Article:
Many aspects of social media make it unique from other types of paid media — for example, it often carries more weight than other mediums because of its candid nature and the way it fosters referrals among family members and friends. Not to mention, people will often engage with social media willingly while they often avoid other forms of marketing.
Depending on the goals of your business, or more specifically the goals of your business’s digital presence, consider comparing metrics like the following for persons who arrive at your site via social media vs. other marketing channels, as well as via certain posts and certain social media channels:
- Average cart order
- Time on site/visit
- Email captures/visit
- Video completions/visit
- Average number of orders
- Days since last visit
- Frequency of visits
- Average days to convert
The conversion-related metrics will help you form a case that your social media efforts are leading to more profits. The last few help form a case for how social media expedites the conversion funnel and leads to more engaged customers, faster.
While most analytics solutions will give you domain-based (i.e., tell you a visit came from Facebook or MSN or Twitter) metrics out-of-the-box, you’ll need to tag the URLs used in posts with query parameters that your analytics solution can read to get post-specific data. If you use Google Analytics, then use this one. Other solutions work very similarly: you add information to the end of your URL that sets campaign information in your analytics tool.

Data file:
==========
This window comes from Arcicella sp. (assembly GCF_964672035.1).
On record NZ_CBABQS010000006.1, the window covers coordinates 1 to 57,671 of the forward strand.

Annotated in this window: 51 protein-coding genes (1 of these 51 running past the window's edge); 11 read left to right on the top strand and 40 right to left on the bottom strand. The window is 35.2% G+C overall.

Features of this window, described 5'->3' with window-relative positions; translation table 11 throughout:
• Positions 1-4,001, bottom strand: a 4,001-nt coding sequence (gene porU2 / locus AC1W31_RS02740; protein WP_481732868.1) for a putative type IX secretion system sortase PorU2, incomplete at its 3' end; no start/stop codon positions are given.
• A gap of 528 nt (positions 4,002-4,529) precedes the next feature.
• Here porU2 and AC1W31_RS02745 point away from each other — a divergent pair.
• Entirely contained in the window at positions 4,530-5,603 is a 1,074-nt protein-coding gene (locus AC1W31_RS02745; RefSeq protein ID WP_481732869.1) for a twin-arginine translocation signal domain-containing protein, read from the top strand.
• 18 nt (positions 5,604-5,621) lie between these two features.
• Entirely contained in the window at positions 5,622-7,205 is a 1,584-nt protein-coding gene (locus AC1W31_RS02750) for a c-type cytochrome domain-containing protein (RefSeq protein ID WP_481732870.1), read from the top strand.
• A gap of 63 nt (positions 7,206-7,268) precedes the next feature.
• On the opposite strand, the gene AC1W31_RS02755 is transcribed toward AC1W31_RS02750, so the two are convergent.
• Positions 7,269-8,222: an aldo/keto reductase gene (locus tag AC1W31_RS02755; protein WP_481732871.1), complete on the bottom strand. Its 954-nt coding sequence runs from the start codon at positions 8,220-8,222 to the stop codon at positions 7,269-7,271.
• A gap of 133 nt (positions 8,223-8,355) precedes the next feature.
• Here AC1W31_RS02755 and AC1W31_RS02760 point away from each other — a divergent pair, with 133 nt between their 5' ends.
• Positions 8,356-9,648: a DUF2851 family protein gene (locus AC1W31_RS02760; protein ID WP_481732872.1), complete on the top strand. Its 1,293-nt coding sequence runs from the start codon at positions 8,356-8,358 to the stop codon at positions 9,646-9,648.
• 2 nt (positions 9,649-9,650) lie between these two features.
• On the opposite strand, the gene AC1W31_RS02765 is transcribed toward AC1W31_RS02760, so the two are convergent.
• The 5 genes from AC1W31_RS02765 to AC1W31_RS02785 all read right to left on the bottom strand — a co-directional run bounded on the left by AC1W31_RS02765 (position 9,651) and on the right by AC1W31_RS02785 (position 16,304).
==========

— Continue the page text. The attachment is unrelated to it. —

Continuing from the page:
As you continue to understand how social media fits into your sales funnel, also consider that social media often plays more of a supporting role rather than a single-visit converting role. Keep in mind that most analytics products attribute conversion to the source of the converting visit, even if the person previously visited. Organizations with high-dollar items and longer sales cycles should take extra caution to understand their complex funnels as best as possible.
For example, I might see a new pair of shoes that my friend posted on Pinterest, click through, and buy them on the spot. But I probably won’t see a tweet and then order a new dryer. That doesn’t mean that Twitter isn’t important to a big box appliance company. This is why most analytics solutions allow you to examine common conversion paths, and will even aggregate both conversions and what in Google is called “assists” — visits by source from visitors who ultimately converted down the road.
To get started, look at the sales funnel in your analytics solution:
- What sources brought in users previously who then ultimately converted in a later visit?
- Were any of them social media sites?
Now segment on those users.
- What pages did they look at?
- What videos did they watch?
- On what pages did they land and exit?
- Can you glean anything from their activities on your site that would help you better understand where they were in the sales funnel when they arrived?
Use that information to improve your engagement on that assisting channel. Then, look for incremental lifts in the metrics described above, such as days to close or average order value. Are you getting more efficient? These sorts of incremental improvements are key to maximizing the benefits of social media and showing in what ways it contributes to your organization’s success.
“Discipline,” Jackson says, “is the secret ingredient of success. Disciplined organizations find what works and also focus on improving it. They’re not distracted by the ‘new and shiny.’” Continue to optimize for efficiency and profit. Consider other places this could be applied as well — for example, risk management and customer service. If you’re new to social media and unsure where to start, then try a service like FlipTop. They map emails to social media profiles, which will tell you where your customers are so you’ll know where to focus.
Huge thanks to Ashley for providing our readers with detailed insights.
Have more questions? Feel free to leave them in the comment section below and we’ll be happy to get back to you.